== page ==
Hi. My name is Martha and my baby will not sleep in his crib. (You say: Hi Martha) Why isn’t there a support group for parents dealing with this issue?
I often feel like a horrible mom because he only wants to sleep in my arms and I only want him to sleep ANYWHERE ELSE.
Anywhere else safe. Not like in the oven. Just not in my arms!
I would love nothing more than to hold my sweet Baby Blue for every nap and snuggle him all night long. But on the other hand I would like to eat a hot meal, read a book with paper pages, wash those rotting dishes…you know, all that gratuitous pampering stuff that moms are always going on about. (Going to the bathroom alone seems to be a hot button, as well, but that doesn’t bug me so much.)
Probably the best parenting advice I’ve ever received – and the only advice I repeat – is when your baby is in the womb, they are held 24 hours a day. So when they’re born, even if you hold them 12 hours a day, that’s half of what they’re used to. That’s a crazy, life-changing thought, right?
We held Fiona constantly and co-slept until she was nearly two, and she was such a happy baby. She hardly ever fussed. We thought SCORE! This is the secret to parenting! [cough cough] But wait… We had grandparents around, and my husband took paternity leave for 6 months when she was a baby. We had the luxury of holding her all the time. Now…it’s just me for most of the day. And a toddler who’s used to being held. And a baby who needs to be held. And mommy only has 2 arms.
Naturally, I’m thinking this boy needs to nap in his crib, so he can be safe and secure and all that. But naturally, he is thinking the most safe and secure place to nap is on me. Of course he’s right, but doggone it I have other things to do, Baby!
For months I tried laying him down to sleep. Huh uh, no way. Homeboy wakes up the second his little body touches the mattress. This inspires an odd mothering phenomenon where you experience a jolt of adrenaline and it triggers your fight or flight response. Peachy! So I have a darling wide awake baby and a ragefest going on inside of me because I can neither fight nor fly.
Every. Single. Nap.
Every. Single. Day.
I don’t know much, but I do know that months of suppressed rage do not make for a well-adjusted, loving mother. They do make for a burned-out, desperate mother.
The battle became my life. It consumed me, as an unattainable goal tends to do. Through it all, Enzo never seemed to care what he was doing to me. He didn’t mind losing sleep, and as long as he was awake I had to entertain him so he wouldn’t wake his sister with his shrieking.
I am lucky to have two people in my life who consistently remind me to give up. These people are surprisingly important. If everyone in your life tells you you can do it, try harder, and there’s a light at the end of the tunnel, you need to look for some new people. Because maybe you can’t or shouldn’t and maybe there isn’t.
These life coaches of mine both advised something along the lines of “Why are you killing yourself over this? Just hold him.”[DUH-face emoji]
If every magazine and parenting expert and source of conventional wisdom says you must put your baby to sleep in his crib for everyone’s safety and sanity, but doing so destroys all safety and sanity in your home, it’s time to throw out the conventional wisdom! If you’re thinking this is ridiculously obvious, I’m glad you’re my friend. I love people who see unconventional solutions. I’m not even a conventional kind of person, but as a new parent, there are so many things that are programmed in your brain as “The Way” and it’s hard to recognize when they’re The Wrong Way. You need a Give Up Coach. Someone who says let the baby win this one and everyone in your life will benefit.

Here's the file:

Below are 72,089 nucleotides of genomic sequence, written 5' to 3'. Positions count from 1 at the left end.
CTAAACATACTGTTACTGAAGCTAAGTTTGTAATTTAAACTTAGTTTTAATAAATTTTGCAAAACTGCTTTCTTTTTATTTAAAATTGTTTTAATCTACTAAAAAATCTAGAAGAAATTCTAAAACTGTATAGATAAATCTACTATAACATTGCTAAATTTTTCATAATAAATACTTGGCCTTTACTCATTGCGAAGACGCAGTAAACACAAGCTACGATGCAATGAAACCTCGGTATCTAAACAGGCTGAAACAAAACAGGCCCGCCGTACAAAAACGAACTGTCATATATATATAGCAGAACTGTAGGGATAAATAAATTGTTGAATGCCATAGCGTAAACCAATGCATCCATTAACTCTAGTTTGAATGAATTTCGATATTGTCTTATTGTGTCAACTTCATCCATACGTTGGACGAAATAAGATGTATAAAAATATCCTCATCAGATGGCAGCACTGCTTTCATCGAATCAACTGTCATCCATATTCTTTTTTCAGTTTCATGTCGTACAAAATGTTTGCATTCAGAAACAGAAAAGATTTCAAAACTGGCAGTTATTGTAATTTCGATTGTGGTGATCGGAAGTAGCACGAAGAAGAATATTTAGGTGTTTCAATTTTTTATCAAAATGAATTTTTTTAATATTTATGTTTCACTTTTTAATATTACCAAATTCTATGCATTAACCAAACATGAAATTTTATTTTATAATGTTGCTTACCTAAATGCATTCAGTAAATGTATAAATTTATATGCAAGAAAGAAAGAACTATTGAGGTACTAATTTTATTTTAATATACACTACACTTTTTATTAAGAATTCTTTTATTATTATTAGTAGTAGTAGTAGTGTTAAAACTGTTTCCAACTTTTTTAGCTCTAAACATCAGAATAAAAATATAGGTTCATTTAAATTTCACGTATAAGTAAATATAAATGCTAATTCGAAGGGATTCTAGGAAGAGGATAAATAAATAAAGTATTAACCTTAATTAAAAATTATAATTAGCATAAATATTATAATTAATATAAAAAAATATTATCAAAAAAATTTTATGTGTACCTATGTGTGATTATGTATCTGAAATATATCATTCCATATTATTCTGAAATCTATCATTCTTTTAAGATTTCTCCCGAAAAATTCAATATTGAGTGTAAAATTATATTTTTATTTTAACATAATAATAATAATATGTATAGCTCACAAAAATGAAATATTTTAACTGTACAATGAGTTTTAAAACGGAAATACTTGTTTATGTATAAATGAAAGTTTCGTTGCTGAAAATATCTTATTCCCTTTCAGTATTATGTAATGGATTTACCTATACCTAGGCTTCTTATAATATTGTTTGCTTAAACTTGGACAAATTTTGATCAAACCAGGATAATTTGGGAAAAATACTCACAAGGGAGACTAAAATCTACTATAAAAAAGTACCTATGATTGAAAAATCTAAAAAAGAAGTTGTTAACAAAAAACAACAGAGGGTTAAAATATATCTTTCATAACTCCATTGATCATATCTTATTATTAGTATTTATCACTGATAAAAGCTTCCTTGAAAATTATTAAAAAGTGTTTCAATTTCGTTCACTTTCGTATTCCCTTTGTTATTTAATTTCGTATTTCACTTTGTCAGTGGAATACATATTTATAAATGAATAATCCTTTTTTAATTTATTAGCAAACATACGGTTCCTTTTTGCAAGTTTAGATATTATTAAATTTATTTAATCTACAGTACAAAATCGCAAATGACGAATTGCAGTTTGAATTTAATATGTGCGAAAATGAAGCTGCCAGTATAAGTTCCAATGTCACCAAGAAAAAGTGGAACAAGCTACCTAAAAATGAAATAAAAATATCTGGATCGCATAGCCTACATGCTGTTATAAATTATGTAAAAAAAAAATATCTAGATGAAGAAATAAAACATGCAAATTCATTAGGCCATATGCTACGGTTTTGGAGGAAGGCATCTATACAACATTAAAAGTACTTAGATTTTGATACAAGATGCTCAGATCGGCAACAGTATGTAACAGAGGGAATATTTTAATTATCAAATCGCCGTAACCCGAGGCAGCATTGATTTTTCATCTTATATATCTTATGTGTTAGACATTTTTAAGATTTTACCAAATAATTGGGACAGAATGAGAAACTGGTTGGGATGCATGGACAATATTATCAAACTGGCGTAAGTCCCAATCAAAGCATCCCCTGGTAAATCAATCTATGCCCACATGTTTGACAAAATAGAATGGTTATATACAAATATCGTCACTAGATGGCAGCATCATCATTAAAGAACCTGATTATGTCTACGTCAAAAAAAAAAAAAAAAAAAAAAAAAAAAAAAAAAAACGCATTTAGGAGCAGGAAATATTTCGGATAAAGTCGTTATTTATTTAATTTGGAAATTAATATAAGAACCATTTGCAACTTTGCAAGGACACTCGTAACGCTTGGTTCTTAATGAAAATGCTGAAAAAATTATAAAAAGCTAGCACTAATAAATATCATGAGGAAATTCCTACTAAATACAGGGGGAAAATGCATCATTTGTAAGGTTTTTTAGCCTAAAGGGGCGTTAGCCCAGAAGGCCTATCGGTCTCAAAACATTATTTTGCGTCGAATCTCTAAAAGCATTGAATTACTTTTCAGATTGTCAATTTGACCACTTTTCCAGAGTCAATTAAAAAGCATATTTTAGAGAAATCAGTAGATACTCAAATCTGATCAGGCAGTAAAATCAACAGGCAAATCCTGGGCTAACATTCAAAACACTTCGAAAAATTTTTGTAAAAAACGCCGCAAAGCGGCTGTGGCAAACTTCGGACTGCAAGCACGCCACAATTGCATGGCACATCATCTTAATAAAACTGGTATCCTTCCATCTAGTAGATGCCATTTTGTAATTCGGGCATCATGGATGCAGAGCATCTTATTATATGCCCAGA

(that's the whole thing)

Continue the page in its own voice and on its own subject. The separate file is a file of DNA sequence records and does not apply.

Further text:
Now I set Fiona up with coloring or “reading” or a movie and I lay down with Enzo to put him to sleep. As long as he doesn’t get put down at any point in his nap, he sleeps (for the most part) like an angel. Sure, sometimes I come out of the bedroom to find every shoe and book in our whole house strewn about the living room (c’est la vie!), but just as often I come out to find Fiona asleep on her coloring book.
This experiment has been going on for a few months now, and my family has been relieved to say goodbye to Raging Mom. Now I am less desperate for a hot meal, a book with real pages, or uninterrupted chore time. ‘Cause guess what! A body that isn’t constantly in a state of fight or flight is generally more at peace. Say what now?!
So I say forget the rules, forget the parenting advice. Give up every now and then! Forfeit a battle! Every company that wants to sell something to moms will say you need to do something nice for yourself. That almost always requires hiring a babysitter or buying something you couldn’t justify otherwise. But if you really want to be nice to yourself, stop trying to pound yourself into the same hole everyone else is in. Stop sacrificing your precious brain cells and tears on the altar of The Way It’s Supposed to be Done.
You’re allowed to give up. That, my friends, is freedom and hope and self-care, right there. Give it a try.
And if you don’t believe me, take your advice from the words of Kenny Rogers’ song The Gambler – which is clearly about parenting a baby:
You’ve got to know when to hold ’em
Know when to fold ’em
Know when to walk away
Know when to run
You never count your money
When you’re sittin’ at the table
There’ll be time enough for countin’
When the dealin’s done
(If you have time on your hands, watch the 1978 music video. It has even more priceless parenting advice.)
Mom to two little ones who are way cuter than they have any right to be. Locavore, bibliophile, ambivert. Lover of architecture, the desert, and raisins. Caffeine free. Probably hangry right now.
I wrote about desert landscaping and urban water conservation in my former life.